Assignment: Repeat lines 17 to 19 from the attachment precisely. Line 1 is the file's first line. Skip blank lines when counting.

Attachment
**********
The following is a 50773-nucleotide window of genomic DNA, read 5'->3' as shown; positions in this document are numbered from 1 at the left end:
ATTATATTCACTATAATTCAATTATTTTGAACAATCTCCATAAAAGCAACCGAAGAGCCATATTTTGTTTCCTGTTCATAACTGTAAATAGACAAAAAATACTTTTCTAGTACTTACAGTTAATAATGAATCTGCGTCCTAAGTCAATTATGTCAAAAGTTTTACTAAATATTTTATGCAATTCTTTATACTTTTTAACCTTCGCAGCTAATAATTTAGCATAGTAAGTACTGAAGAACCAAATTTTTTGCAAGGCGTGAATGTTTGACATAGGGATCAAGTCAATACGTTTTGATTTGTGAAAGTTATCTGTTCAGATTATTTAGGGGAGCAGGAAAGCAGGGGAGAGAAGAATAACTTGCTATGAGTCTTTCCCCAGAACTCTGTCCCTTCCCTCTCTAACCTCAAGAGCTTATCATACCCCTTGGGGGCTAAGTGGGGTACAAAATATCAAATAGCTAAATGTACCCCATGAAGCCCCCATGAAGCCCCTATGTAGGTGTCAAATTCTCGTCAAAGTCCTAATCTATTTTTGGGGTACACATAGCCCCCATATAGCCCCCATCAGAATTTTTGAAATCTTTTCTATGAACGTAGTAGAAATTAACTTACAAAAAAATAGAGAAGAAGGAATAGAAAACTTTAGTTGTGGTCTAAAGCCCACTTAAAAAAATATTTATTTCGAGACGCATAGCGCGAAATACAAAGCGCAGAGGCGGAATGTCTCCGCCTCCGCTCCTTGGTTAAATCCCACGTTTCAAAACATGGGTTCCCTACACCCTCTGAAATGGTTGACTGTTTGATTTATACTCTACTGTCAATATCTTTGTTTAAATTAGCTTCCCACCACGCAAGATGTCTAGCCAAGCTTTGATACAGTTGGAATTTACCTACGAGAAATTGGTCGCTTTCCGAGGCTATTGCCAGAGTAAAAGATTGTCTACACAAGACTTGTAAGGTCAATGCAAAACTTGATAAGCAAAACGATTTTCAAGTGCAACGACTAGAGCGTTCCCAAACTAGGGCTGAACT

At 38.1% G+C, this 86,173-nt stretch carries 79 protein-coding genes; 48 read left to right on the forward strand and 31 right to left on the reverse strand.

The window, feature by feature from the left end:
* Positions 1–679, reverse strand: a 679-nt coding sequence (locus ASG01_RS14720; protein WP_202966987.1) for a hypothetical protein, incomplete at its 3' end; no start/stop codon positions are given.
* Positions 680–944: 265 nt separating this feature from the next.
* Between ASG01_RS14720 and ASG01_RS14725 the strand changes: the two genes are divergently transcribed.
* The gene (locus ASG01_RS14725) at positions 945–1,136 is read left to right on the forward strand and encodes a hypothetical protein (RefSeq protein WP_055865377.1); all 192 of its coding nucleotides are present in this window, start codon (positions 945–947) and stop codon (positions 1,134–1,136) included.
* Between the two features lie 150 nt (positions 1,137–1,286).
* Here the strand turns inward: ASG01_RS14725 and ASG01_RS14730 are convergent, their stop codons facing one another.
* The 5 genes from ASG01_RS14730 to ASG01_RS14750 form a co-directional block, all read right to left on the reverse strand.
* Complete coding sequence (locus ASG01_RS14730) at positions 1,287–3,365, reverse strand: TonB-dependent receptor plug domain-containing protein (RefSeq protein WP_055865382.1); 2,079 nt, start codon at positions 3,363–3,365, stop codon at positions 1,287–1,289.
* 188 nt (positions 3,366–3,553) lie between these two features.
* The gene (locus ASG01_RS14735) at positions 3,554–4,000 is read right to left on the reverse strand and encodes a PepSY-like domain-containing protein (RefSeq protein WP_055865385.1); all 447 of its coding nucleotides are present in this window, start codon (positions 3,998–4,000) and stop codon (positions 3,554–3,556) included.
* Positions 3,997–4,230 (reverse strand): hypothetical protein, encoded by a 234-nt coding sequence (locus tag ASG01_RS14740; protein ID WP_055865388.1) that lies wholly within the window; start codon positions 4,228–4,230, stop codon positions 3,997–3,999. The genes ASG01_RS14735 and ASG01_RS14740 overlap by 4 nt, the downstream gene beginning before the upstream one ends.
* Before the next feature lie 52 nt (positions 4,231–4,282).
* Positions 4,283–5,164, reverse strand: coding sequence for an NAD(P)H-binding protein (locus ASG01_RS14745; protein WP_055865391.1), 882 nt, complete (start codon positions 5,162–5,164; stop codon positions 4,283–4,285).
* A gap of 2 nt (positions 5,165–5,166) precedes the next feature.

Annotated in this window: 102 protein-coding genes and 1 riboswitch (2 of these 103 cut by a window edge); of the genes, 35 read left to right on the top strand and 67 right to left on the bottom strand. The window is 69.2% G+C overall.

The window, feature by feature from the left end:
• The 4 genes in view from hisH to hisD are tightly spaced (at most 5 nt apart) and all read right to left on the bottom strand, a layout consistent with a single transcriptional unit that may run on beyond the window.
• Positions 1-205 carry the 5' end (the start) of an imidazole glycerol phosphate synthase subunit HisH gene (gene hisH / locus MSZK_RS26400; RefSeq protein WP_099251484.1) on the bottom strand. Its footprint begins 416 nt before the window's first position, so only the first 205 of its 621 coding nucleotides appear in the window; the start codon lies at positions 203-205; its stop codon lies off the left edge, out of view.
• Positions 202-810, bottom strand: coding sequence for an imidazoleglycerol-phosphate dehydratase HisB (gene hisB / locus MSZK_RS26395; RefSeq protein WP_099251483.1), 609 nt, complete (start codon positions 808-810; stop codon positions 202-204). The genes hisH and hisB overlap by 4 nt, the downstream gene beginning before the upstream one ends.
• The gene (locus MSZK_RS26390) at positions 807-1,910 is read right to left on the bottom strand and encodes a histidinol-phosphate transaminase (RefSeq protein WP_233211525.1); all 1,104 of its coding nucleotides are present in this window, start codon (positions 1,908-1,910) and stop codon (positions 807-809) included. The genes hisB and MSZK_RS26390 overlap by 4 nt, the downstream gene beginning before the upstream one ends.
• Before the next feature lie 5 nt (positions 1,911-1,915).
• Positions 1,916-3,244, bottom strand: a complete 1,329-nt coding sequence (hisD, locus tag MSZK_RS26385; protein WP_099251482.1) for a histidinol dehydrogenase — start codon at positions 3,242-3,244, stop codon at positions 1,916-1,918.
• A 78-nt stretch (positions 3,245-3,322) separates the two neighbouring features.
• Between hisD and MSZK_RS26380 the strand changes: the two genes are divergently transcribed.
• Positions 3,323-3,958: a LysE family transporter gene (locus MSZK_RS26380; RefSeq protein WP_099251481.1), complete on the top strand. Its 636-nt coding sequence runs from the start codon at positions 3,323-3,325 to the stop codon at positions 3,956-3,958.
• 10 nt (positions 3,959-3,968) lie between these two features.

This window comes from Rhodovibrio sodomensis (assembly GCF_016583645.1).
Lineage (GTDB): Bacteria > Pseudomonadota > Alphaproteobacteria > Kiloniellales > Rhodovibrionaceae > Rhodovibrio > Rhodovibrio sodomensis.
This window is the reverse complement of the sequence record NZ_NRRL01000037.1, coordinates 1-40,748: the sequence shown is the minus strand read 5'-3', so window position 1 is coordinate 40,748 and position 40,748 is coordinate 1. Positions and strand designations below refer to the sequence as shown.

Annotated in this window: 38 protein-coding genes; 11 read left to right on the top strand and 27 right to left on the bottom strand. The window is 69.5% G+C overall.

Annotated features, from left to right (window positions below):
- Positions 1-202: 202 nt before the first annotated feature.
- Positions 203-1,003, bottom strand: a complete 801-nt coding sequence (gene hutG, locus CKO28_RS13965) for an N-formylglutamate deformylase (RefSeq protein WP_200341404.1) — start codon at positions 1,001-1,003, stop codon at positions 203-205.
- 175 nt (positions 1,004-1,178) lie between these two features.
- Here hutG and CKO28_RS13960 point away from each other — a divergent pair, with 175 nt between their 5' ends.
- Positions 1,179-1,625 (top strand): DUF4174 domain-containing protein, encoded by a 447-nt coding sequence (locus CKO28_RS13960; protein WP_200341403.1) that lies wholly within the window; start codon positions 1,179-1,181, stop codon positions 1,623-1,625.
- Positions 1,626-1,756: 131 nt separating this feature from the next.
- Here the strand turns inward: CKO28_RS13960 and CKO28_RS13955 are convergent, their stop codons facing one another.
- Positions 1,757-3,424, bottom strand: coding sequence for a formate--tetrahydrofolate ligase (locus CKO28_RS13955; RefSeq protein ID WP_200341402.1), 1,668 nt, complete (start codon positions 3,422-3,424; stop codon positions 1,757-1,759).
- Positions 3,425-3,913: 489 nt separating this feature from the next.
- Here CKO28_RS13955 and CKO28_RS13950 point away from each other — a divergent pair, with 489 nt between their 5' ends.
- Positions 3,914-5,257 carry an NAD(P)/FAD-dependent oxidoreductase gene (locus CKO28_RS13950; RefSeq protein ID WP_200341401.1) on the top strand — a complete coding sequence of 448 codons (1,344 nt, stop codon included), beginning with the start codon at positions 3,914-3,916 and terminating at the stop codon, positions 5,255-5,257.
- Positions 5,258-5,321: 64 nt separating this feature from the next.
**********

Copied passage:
* Positions 4,283–5,164, reverse strand: coding sequence for an NAD(P)H-binding protein (locus ASG01_RS14745; protein WP_055865391.1), 882 nt, complete (start codon positions 5,162–5,164; stop codon positions 4,283–4,285).
* A gap of 2 nt (positions 5,165–5,166) precedes the next feature.

Annotated in this window: 102 protein-coding genes and 1 riboswitch (2 of these 103 cut by a window edge); of the genes, 35 read left to right on the top strand and 67 right to left on the bottom strand. The window is 69.2% G+C overall.